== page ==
Michael would often describe his own inner inquiry and suggested that if you actually do it – not think about it – you will also reach a very interesting personal conclusion.

He would describe how he would get quiet and ask “who am I” and the first response was a series of thoughts – and they could be dismissed as “one’s self” because, as Eckhart describes so well – the thought cannot be “me” because “I” am what notices the thought.

So go deeper and generally one hits upon – as Michael described it – a “feeling.” This could be an actual emotion but more likely it is a sensation.  In either case it cannot be “you” because again “you” are what notices this – and probably labels it – an “itch” – a “sensation” – a “feeling.”

The result if you are sincere is a “full stop.” A recognition begins to form that there is always another layer. I have also written about how neuroscientists like Douglas Hofstadter have described this phenomenon in their search for the root of consciousness. Check out I Am a Strange Loop.

But again this is not a hypothetical question – you must actually do the inquiry just as with meditation – which is analogous to this inquiry – it proves beneficial only with consistency over time.

But after a while the “witnessing” faculty also notices that “you” can also notice your own voice. “You” can begin to identify different tenors of your own voice that connect to emotions – confidence, anger, frustration, need (for attention or recognition) and so on.

This can be helpful in therapy or with someone you trust who begins to encourage vocalizations that come from a sense of integration rather than separation or disconnection.

But the key benefit is dis-identification with thought. It leads one past the superficiality of “positive” thinking because one recognizes via experience that one is not one’s thoughts, feelings or sensation but the witness/“noticer” of these phenomena.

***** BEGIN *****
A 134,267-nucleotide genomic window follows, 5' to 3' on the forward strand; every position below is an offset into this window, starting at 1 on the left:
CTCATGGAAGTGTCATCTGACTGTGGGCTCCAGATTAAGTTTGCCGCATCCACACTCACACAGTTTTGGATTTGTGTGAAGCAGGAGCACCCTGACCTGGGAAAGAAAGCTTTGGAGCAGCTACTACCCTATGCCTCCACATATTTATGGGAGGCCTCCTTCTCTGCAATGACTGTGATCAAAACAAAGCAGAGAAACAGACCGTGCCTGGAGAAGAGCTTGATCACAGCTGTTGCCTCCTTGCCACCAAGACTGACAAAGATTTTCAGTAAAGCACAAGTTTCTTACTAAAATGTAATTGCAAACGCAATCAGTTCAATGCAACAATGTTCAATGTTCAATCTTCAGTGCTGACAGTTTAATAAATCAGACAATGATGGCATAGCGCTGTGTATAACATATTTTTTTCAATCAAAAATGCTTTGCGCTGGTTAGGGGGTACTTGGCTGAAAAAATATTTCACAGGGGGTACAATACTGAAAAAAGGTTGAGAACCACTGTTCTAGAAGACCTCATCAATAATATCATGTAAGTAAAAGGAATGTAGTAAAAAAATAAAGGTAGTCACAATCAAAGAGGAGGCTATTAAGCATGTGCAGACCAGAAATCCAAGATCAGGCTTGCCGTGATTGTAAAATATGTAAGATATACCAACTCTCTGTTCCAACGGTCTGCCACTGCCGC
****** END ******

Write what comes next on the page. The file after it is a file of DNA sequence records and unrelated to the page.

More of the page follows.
This was enormously helpful to me because it resonated with a branch of philosophy that I had been exposed to in college and had forgotten – aptly named “Phenomenology.”

Phenomenology does not posit a “self” because according to phenomena that can be observed or studied, there is not a separate self to be found. There is only what happens, or as some sages have said, only the experience of being here now.

One last point on the Cartesian misunderstanding underlying much modern stupidity – “I think therefore I am.”  If this were true we could control and actually make ourselves think certain thoughts.

Nassim Haramein talks about this when he says that looking for consciousness in the brain is like looking for the guy talking inside the radio or TV. Our mental activity is still very much a mystery and neuroscience in particular is beginning to understand that it is not “local.”

We can focus on a topic. We can create the circumstances that may lead to more pleasant or even more “productive” thoughts. But thoughts arise “unbidden” on their own. If you watch yourself with honesty you will see this. And you never know what the next thought will be.

Finally this comes back to the elusive sense of presence – or peace – that so many of us are seeking.

How do we apply this in our daily lives? One “trick” that was given to me by another teacher was that if you are overwhelmed or even in a conversation where you can notice that you are being triggered, begin to “feel the inside” of your arm or leg.

In other words, shift your attention inward while you are engaged outwardly. Connect to sensation to become present.

And then keep asking your “self” exactly ‘who’ or ‘what’ is making these choices.

This inquiry consistently experienced can lead you further than most books, seminars or retreats; as Eckhart also suggests. Stop expecting answers from the next book. Instead look inside with silence and sincerity. You are the world – and the answers – you are seeking.